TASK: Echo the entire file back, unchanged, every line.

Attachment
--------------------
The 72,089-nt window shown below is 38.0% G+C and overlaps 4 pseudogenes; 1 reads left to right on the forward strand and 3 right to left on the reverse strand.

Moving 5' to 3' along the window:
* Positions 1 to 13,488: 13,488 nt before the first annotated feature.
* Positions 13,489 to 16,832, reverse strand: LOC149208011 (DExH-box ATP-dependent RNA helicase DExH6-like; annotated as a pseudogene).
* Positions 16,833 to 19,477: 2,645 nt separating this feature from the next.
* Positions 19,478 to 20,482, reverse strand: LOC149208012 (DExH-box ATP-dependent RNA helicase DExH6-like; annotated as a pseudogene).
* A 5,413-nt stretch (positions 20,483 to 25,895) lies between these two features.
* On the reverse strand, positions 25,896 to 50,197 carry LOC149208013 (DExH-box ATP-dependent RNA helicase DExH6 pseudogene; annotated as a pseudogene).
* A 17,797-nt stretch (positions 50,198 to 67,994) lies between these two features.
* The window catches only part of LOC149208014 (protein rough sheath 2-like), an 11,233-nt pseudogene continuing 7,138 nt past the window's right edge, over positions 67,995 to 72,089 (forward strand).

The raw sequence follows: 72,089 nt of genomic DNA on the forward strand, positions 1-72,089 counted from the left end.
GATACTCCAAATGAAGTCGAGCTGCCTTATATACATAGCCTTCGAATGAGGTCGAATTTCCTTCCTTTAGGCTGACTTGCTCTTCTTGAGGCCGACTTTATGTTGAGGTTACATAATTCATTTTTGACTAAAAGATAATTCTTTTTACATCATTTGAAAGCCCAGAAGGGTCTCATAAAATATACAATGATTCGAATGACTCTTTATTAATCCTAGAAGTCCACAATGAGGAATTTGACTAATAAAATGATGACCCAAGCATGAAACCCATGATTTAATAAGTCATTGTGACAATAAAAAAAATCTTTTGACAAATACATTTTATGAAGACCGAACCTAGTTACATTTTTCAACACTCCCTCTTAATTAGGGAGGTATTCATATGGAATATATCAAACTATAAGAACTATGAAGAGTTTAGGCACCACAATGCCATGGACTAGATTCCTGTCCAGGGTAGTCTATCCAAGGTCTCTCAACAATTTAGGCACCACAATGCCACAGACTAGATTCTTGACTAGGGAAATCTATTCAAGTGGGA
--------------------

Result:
The 72,089-nt window shown below is 38.0% G+C and overlaps 4 pseudogenes; 1 reads left to right on the forward strand and 3 right to left on the reverse strand.

Moving 5' to 3' along the window:
* Positions 1 to 13,488: 13,488 nt before the first annotated feature.
* Positions 13,489 to 16,832, reverse strand: LOC149208011 (DExH-box ATP-dependent RNA helicase DExH6-like; annotated as a pseudogene).
* Positions 16,833 to 19,477: 2,645 nt separating this feature from the next.
* Positions 19,478 to 20,482, reverse strand: LOC149208012 (DExH-box ATP-dependent RNA helicase DExH6-like; annotated as a pseudogene).
* A 5,413-nt stretch (positions 20,483 to 25,895) lies between these two features.
* On the reverse strand, positions 25,896 to 50,197 carry LOC149208013 (DExH-box ATP-dependent RNA helicase DExH6 pseudogene; annotated as a pseudogene).
* A 17,797-nt stretch (positions 50,198 to 67,994) lies between these two features.
* The window catches only part of LOC149208014 (protein rough sheath 2-like), an 11,233-nt pseudogene continuing 7,138 nt past the window's right edge, over positions 67,995 to 72,089 (forward strand).

The raw sequence follows: 72,089 nt of genomic DNA on the forward strand, positions 1-72,089 counted from the left end.
GATACTCCAAATGAAGTCGAGCTGCCTTATATACATAGCCTTCGAATGAGGTCGAATTTCCTTCCTTTAGGCTGACTTGCTCTTCTTGAGGCCGACTTTATGTTGAGGTTACATAATTCATTTTTGACTAAAAGATAATTCTTTTTACATCATTTGAAAGCCCAGAAGGGTCTCATAAAATATACAATGATTCGAATGACTCTTTATTAATCCTAGAAGTCCACAATGAGGAATTTGACTAATAAAATGATGACCCAAGCATGAAACCCATGATTTAATAAGTCATTGTGACAATAAAAAAAATCTTTTGACAAATACATTTTATGAAGACCGAACCTAGTTACATTTTTCAACACTCCCTCTTAATTAGGGAGGTATTCATATGGAATATATCAAACTATAAGAACTATGAAGAGTTTAGGCACCACAATGCCATGGACTAGATTCCTGTCCAGGGTAGTCTATCCAAGGTCTCTCAACAATTTAGGCACCACAATGCCACAGACTAGATTCTTGACTAGGGAAATCTATTCAAGTGGGA